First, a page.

Worrying about money is, unfortunately, a universal problem. And with today’s economic uncertainty, stubbornly high inflation, and recession fears, our worries are only increasing. A new study from Bankrate found that 52% of Americans say money has a negative impact on their mental health, up significantly from 42% in 2022. What’s more, 4 out of 5 people say this has manifested into sleepless nights and depression. But it doesn’t have to be that way — Manisha Thakor, Certified Financial Planner and author of “Moneyzen: The Secret to Finding Your Enough,” wants us to reconsider the question of “what is enough” in our day-to-day lives, and start to think of our emotional well-being and our financial health as twin concepts.
Research from Fidelity Investments points to the fact that individuals experience, on average, four stressful life events every single year. These include everything from marriage and divorce to buying a new home or switching jobs — because even some of our most joyful moments can be stressful — and expensive! And as much as we might wish we had control over every single aspect of our lives — particularly our financial lives — we just don’t.
SUBSCRIBE: New episode drops every Wednesday! Subscribe to HerMoney on Apple Podcasts so you never miss the latest 🙂
But we can take steps to help manage how we feel about our finances, increase our financial wellness, and answer the question of “what is enough” for ourselves. Manisha says that while “financial wellness” can mean a lot of different things, a lot of it comes down to preventing financial stress when you can and having the ability to deal with it when you can’t.
(You may remember Manisha from our 2019 episode of the HerMoney Podcast when we discussed the psychology of investing.) Since then, she’s learned how to prioritize herself while finding financial success and living a fulfilling life — but the road to get there was a rough one. When Manisha was approaching her 50th birthday, she woke up one day covered in welts, with a fever of 103, unable to move. She realized that she’d spent the past 30 years “trapped on this 24/7 hamster wheel of ‘never enough.’ I had basically lived my entire adult life as a human doing instead of a human being, and I decided that I wanted to understand why this happened, and more importantly, how to get out of it.”
Thankfully, Manisha recovered, and when she began researching how to live a healthier life — physically and emotionally — she identified a positive mindset shift defined by the twin concepts of financial health and emotional wealth. She says that when you don’t live your life with these two principles in mind, it’s easy to fall into the ‘cult of never enough.” A good sign you may be in the cult without even realizing it is “this pervasive feeling that no matter how much money you earn, accomplishments you achieve, praise you receive, it’s never enough to make you feel whole inside because that finish line keeps moving,” she says.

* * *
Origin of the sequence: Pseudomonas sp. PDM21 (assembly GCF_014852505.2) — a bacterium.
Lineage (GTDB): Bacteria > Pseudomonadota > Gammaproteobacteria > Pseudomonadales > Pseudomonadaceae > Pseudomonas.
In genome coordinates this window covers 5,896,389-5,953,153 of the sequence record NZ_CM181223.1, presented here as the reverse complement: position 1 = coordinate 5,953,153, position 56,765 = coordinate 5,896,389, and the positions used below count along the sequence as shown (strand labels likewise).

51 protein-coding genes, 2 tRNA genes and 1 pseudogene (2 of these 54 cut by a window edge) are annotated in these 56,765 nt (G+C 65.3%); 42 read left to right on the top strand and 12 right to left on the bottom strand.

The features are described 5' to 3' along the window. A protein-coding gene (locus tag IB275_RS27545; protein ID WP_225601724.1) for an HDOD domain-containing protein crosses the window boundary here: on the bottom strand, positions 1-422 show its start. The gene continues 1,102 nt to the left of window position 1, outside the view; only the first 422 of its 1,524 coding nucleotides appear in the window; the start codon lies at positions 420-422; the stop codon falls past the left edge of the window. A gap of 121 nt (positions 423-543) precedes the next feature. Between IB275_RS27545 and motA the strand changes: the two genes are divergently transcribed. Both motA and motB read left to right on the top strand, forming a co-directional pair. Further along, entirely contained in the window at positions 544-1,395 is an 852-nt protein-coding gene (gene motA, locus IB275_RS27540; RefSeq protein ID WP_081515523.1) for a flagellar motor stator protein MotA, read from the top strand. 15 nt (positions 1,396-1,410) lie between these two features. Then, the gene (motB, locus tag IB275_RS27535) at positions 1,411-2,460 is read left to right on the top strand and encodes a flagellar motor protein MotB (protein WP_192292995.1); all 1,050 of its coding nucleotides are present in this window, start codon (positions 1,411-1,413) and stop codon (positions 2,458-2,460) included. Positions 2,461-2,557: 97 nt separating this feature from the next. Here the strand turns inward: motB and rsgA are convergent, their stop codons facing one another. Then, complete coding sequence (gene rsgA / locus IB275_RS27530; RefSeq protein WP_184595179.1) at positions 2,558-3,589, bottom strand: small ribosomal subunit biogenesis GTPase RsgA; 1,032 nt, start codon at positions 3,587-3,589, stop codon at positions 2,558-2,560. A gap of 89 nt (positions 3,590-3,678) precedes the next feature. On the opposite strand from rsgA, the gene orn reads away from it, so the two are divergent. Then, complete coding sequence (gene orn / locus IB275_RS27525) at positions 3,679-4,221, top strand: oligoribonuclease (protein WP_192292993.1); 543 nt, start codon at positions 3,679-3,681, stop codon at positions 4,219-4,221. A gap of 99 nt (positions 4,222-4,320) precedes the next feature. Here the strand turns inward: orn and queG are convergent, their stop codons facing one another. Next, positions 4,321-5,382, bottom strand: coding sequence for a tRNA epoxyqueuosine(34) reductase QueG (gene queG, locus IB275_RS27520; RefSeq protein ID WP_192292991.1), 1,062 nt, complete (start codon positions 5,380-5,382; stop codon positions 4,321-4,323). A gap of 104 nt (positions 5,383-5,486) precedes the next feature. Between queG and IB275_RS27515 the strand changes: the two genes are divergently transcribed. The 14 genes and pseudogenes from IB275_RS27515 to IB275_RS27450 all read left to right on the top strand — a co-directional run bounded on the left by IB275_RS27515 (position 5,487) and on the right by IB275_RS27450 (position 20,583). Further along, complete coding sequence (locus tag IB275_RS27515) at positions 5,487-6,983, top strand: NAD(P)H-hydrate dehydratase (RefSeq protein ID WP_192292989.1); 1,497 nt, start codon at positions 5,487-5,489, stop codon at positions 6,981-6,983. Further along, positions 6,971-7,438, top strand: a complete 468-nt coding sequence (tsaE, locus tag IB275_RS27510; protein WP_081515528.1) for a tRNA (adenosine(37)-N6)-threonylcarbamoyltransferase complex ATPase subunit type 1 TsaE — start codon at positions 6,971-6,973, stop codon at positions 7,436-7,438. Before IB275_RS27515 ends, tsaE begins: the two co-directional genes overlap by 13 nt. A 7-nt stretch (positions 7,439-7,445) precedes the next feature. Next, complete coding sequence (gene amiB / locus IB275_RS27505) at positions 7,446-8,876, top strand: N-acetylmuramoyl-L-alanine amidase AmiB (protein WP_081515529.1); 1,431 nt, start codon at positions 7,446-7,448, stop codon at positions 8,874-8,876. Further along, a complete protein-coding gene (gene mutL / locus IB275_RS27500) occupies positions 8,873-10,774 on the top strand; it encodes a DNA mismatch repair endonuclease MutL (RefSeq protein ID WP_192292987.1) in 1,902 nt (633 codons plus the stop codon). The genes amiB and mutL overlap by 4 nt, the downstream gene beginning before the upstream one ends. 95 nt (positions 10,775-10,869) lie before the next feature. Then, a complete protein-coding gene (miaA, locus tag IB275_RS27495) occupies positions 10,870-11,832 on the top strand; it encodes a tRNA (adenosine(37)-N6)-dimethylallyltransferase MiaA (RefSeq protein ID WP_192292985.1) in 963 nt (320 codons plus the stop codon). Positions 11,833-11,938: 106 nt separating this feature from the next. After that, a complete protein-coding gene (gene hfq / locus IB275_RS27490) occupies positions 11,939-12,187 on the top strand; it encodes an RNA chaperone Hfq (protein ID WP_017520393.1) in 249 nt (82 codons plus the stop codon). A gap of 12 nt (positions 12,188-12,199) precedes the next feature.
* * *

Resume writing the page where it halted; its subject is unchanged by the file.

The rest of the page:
Manisha explains how she escaped the cult, and answered the “what is enough?” question for herself. (And, yes, if you’re looking to get off the hamster wheel, too, she tells us exactly how to do it!) In Mailbag, we hear from a listener who is curious how to invest the money from the sale of a home, and we hear from a woman who is wondering how to maximize a recent windfall. In our money tip of the week, are you taking too much risk with your asset allocation as you near retirement?
MORE ON HERMONEY:
- Having “Enough” With Vicki Robin, Author of “Your Money Or Your Life”
- How Much Is Really Enough For Retirement?
- 8 Warning Signs You’re Living Beyond Your Means
Join the HerMoney community! For the latest episode drops and financial news-you-can-use, subscribe to our newsletter!
This podcast is proudly supported by Edelman Financial Engines. Let our modern wealth management advice raise your financial potential. Get the full story at EdelmanFinancialEngines.com. Sponsored by Edelman Financial Engines – Modern wealth planning. All advisory services offered through Financial Engines Advisors L.L.C. (FEA), a federally registered investment advisor. Results are not guaranteed. AM1969416